Objectives – to reach the fundamentals of Microsoft Excel, to expose students to examples of the computer as a useful tool, to develop an exercise – oriented approach that will allow students to learn by example and to encourage independent study. Students are introduced to Excel terminology, the excel window, and basic characteristics of a worksheet and workbook. The applications include entering text, numbers, selecting a range using the auto sum button, copying using the fill handle, changing font size, bolding, centering across columns and rows (columns and fields), the auto format command, charting using the chart wizard, and the auto calculate area through-out the grid of columns and rows of the Excel spreadsheet. Any form of accounting, be it business, personal, or otherwise, Excel is a must study program for recording, charting, and analytics.

Access:

Microsoft Access includes two tools that provide assistance in helping to refine the design on an Access database. The GUI (Graphic User Interface) Development Environment of Microsoft Access, with menu commands, tool bars, buttons, tool tips, examples and help screens make development easier. Sound, quality relational database design and development requires considerable knowledge and expertise, no matter what the platform. Access, a Relational Data Base Management System, has the ability to manage data files from a single database. A must study course for any and all Data Base Administration, Business Administration, Secretarial Administration, and Computer Science students.

Word (CMOU – Certified Microsoft Office User):

Creating and Editing word documents; Wizards and Templates to create a Cover letter and Resume; creating a Research Paper with a Table; creating Web Pages; creating a document with a Title Page and Tables; generating Form Letters, Mailing Labels, and Envelopes; creating a Professional Newsletter, and using Word Art to add Special Text Effects to a Word document.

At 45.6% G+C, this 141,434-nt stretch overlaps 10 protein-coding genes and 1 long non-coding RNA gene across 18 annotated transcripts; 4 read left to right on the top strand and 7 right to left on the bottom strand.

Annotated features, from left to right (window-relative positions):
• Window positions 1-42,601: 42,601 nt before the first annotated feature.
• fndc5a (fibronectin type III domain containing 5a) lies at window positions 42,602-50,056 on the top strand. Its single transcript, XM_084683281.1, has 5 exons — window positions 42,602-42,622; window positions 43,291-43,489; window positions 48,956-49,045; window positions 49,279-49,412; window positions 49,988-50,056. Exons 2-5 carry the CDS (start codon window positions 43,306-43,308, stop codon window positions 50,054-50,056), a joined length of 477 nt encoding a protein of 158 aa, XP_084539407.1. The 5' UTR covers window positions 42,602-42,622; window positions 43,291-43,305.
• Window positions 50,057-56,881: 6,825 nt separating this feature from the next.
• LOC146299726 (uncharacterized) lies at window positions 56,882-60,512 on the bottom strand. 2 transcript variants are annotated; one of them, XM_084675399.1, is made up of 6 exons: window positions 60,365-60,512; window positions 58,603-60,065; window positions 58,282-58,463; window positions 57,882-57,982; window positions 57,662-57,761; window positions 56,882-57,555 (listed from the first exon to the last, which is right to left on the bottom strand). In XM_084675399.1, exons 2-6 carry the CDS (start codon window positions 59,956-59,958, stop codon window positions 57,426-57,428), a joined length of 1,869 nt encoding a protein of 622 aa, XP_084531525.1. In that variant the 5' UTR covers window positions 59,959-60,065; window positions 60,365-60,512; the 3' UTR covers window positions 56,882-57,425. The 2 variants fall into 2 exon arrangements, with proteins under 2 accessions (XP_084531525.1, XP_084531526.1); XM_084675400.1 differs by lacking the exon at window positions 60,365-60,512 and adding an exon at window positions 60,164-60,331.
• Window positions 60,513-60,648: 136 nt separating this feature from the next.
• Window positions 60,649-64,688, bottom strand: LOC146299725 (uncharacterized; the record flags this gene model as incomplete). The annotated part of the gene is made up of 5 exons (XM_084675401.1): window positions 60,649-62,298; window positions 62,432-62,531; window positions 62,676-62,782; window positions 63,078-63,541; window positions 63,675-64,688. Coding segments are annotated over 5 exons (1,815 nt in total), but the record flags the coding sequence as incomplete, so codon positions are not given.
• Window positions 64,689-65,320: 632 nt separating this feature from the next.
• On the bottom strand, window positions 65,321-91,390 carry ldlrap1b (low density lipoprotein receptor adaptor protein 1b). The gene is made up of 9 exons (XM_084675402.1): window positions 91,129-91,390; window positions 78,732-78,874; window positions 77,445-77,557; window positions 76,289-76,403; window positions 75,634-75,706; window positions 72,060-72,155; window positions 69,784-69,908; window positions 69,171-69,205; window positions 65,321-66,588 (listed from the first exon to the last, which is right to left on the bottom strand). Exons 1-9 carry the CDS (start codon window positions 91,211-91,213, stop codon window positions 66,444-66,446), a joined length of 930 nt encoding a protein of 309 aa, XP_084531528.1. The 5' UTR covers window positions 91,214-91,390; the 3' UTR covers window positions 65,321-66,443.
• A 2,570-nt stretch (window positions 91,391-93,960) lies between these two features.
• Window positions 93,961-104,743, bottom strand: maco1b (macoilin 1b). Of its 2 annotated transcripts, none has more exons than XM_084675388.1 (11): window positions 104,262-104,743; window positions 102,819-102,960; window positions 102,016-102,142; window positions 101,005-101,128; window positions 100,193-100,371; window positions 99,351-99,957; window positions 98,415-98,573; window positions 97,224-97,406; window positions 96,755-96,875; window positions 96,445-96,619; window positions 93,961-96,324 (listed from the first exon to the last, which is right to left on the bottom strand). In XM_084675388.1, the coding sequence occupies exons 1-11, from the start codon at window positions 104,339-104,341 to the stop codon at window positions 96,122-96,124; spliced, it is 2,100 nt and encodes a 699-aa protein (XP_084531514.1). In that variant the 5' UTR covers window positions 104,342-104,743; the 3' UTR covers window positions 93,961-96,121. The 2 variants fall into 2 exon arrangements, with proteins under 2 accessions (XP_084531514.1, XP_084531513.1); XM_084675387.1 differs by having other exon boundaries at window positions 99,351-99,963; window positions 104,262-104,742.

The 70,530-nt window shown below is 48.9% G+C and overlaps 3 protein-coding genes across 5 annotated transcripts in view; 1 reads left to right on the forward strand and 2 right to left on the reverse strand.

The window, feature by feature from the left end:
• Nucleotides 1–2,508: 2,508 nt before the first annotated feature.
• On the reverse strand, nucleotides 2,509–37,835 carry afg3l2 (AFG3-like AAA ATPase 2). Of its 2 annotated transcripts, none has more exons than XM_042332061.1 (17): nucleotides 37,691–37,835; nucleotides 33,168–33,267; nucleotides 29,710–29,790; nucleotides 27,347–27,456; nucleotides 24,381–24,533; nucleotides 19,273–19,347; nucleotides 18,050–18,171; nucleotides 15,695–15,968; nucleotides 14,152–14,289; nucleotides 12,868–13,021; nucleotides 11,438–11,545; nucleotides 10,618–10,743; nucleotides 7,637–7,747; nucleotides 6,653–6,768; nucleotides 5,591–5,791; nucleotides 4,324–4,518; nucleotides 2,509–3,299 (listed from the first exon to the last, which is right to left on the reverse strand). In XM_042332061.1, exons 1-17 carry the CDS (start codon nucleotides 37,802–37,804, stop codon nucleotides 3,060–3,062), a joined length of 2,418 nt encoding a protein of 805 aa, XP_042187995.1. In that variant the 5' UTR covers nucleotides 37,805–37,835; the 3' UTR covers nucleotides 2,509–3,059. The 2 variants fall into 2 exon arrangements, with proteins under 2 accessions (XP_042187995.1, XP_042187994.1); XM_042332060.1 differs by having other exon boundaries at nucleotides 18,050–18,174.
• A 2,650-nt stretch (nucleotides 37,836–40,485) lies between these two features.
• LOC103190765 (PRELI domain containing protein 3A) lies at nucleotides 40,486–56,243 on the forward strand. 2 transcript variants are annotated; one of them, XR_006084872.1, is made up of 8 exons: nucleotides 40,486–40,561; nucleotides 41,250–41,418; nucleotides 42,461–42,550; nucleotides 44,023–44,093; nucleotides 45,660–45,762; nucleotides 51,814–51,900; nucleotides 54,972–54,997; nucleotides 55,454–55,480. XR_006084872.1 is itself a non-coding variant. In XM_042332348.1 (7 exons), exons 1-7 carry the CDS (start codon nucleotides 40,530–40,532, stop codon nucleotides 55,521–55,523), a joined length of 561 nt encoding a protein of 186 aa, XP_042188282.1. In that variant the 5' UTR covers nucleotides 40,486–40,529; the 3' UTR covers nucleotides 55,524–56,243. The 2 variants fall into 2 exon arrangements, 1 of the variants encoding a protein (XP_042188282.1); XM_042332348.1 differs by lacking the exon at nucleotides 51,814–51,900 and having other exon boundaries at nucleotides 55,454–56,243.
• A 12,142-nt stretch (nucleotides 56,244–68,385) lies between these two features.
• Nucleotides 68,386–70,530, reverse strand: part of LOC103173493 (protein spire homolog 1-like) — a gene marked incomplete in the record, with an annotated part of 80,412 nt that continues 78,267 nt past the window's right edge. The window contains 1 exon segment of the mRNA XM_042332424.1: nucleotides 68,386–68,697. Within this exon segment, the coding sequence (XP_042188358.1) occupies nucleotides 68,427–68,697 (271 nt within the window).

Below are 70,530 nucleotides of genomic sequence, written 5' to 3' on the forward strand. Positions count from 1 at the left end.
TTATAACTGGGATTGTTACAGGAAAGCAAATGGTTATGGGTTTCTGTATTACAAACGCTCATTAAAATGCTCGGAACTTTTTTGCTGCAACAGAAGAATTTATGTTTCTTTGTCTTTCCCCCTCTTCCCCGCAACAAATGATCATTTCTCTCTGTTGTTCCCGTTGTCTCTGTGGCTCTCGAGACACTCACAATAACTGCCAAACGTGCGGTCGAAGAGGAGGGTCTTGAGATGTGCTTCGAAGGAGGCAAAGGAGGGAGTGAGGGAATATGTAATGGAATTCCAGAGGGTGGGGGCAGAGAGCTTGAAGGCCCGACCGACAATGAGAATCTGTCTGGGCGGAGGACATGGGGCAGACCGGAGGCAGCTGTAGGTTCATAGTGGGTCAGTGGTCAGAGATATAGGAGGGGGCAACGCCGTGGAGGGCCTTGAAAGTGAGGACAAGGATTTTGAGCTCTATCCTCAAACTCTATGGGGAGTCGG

DOS (Direct Operating System):

Before Windows, there was DOS. With just a few mouse clicks, any Windows PC can revert to the original “Disk Operating System.” Under DOS, all program files are named with either a COM, and EXE, or a BAT ending (called a filename extension). The DIR (Directory) Command is used to find files by name as well as to locate files in other Sub Directories on a disk. The output of the DIR command shows a list of files on a disk. The list has five columns: the file’s name, the file’s extension (part of the name), the file’s size (in bytes or characters), the date the file was created or last modified, and the time of the last modification (changes).

Lotus Notes:

Lotus Notes is a Document-Centric Database Management System. Lotus Notes is a Cross-Platform, Secure, Distributed Document-Oriented Database, Messaging Framework and Rapid Application Development Environment that includes Per-Built Applications. Lotus Notes is an Integrated Desktop Client Option for accessing business email, and Groupware System. Lotus Notes operates as the Client Side of a Client – Server Application.

Fortran (A Scientific Language):